Man, can you guys smell that aroma? No, seriously, can you guys – because I seem to have lost my sense of smell when my face went numb. Anywho, it’s time to start the stuffing. Someone get me a loaf of bread and some drinks. Now that I think about it, the bread should be a few days old, so we’re kind of screwed. Although, our turkey’s been in the oven for two hours already, so it’s too late to stuff it, anyway. What do you mean the turkey’s still in the fridge?!?! Aunt Pat, I told you to put the thing in the oven! What do you mean you just got here?!?! Then who did I tell to do that? Shit. On the bright side, now we have time to stuff the bird! I knew I left that thing in the fridge for a reason. I’m going to take my knife – it’s important that it’s really sharp – and cube the bread. As you can see, I’ve cut off the tip off my finger, which, in culinary school, is known as the “Belgian method.” Dave, can you get me a bandage and some rubbing alcohol to drink. Thanks. Now that that’s taken care of, we add some sautéed onion, crisped bacon, and chicken stock. I’m going to need someone to go ahead and saute some onions, crisp some bacon, and make stock. Where’s everyone going? You’re going to miss out on some great jokes about the Jews. Whatever. Jesus, James, I know you’re hungry, but thanks to Aunt Pat, I’m only just now putting the chicken in the oven. I haven’t not had too much to drinking. Maybe you are. If you had a drinks to loosen up, every once in a while, maybe Mary wouldn’t have slept with that tennis pro that I introduced her to. Anyway, I’m going to start on the mashed potatoes. After the potatoes are boiled in boiling water, we put them through this device, which is called a “ricer.” Don’t tell that to grandpa, though, or he’ll have a Korean War flashback, and start calling Terry’s boyfriend a gook. It’s bad enough he had to meet Sarah’s new boyfriend, Tyrone.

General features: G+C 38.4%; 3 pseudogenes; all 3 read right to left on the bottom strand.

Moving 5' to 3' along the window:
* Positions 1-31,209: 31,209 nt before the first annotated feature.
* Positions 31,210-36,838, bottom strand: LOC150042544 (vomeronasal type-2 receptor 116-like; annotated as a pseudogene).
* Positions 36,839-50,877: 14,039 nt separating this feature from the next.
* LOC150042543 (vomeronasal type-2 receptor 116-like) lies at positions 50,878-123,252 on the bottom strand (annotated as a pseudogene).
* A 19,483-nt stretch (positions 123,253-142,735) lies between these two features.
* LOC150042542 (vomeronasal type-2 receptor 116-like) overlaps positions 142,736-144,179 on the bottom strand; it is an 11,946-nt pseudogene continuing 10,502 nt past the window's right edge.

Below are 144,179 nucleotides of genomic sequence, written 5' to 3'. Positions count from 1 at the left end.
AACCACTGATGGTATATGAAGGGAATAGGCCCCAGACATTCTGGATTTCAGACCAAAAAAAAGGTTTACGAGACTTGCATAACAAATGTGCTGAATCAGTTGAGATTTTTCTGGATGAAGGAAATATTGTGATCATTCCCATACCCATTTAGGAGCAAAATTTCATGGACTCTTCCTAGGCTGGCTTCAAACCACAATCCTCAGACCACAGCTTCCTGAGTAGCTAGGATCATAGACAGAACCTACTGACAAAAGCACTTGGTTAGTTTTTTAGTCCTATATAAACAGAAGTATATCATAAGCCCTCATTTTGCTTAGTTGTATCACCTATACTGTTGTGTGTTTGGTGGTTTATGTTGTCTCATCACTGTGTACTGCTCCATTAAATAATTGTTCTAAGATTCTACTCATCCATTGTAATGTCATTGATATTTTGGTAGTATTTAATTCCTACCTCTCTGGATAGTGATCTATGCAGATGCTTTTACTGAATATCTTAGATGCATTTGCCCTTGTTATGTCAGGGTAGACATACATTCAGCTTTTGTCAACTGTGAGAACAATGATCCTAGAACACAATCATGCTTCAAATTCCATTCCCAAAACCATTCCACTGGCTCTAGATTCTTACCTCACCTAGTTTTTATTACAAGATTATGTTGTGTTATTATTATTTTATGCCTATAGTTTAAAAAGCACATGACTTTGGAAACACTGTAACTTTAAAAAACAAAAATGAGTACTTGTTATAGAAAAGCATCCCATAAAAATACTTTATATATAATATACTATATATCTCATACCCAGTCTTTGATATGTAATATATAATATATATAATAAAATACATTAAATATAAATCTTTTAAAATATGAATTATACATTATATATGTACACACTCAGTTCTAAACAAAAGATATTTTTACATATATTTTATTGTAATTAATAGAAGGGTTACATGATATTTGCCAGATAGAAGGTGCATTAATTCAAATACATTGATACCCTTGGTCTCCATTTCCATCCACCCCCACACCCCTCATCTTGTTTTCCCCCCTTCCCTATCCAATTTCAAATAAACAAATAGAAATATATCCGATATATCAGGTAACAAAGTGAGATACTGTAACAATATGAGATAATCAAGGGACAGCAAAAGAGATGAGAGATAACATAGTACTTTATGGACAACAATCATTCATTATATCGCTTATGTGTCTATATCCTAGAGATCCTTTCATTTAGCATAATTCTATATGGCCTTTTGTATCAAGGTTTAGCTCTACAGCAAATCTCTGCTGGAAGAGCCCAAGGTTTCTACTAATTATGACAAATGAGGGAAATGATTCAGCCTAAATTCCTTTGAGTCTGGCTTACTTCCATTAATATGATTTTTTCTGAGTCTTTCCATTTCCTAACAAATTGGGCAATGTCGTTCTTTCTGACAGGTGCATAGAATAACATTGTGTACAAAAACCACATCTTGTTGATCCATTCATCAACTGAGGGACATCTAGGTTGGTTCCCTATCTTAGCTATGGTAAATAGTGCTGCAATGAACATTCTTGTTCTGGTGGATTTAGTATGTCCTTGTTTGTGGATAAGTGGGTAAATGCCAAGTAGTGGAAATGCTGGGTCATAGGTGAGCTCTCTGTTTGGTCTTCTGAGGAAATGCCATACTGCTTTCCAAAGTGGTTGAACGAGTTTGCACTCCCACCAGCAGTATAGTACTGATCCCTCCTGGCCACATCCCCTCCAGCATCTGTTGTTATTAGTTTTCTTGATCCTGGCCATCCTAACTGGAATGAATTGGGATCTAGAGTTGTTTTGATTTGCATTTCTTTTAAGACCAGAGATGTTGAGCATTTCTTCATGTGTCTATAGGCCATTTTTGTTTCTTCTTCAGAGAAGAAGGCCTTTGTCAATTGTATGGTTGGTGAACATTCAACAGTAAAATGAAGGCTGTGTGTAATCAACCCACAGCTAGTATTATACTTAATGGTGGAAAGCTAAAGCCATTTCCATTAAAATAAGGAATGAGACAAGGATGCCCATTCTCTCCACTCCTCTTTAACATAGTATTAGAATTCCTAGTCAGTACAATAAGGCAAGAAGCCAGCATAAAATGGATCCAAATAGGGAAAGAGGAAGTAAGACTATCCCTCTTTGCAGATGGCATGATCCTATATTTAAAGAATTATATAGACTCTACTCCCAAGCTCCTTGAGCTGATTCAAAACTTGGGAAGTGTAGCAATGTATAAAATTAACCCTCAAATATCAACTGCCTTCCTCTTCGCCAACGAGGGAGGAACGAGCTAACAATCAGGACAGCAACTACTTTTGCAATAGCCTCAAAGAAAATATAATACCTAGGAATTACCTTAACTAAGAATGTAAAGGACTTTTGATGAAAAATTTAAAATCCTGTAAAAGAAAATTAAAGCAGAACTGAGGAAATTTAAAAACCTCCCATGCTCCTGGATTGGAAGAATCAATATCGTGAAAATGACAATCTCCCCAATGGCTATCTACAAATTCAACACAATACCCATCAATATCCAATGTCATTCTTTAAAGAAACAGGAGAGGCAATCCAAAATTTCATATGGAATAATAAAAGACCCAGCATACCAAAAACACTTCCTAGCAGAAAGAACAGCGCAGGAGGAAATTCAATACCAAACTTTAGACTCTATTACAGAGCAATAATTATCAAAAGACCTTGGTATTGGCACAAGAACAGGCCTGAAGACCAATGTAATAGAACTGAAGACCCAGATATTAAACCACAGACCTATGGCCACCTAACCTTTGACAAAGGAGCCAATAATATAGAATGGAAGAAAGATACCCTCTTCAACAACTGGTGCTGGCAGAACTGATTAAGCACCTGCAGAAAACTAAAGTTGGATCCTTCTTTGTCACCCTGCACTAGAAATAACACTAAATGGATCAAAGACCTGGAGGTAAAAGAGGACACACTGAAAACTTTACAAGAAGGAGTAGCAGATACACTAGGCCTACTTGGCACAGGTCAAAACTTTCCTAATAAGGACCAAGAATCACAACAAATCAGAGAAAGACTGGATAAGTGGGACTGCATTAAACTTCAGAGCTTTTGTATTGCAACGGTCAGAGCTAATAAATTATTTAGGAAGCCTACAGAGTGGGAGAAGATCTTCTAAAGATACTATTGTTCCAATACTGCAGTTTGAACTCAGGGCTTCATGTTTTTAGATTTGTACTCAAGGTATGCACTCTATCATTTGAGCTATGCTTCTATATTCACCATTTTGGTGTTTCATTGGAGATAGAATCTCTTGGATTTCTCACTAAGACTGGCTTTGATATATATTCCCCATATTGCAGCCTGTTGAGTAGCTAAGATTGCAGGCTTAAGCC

Don’t worry about why I’m on the floor, mom, I was just looking for my contact and decided to take a quick nap while the room was spinning. But we just had a talk about my drinking last Thanksgiving. Speaking of which, I should have another tipple. Mmmm, this hard cider is delicious. Alright, so we’ve got our potatoes in a bowl, our turkey in an oven I’m just now noticing is not on, and our stuffing is still in its constituent pieces all over the kitchen. Obviously, someone has steered this meal off course, and I’m not pointing fingers, or anything, but that person is obviously Aunt Pat. Obviously. But that’s okay, because my culinary education has taughted me to be improv… improvishing… improvi-sation-ally inclined. Someone see if the turkey will fit in the microwave. Yes, you can, dad – it will be fine. I don’t need a nap; I took one last night for, like, eight hours. Does anyone have any model airplane glue on them, by any chance? Okay, I’ve made an executive decision: we’re having ham and cheese sandwiches for dinner. Where are you all going?!?! Listen, just give me four hours to roast this chicken and make the stuffing and potatoes and vegetables and – oh, shit, I forgot to buy the vegetables at the store. Come on, guys, it will be okay… alright, fine. Go to the country club for dinner, see what I care. I know who my real family is. I’ll see you for Kwanzaa, Tyrone!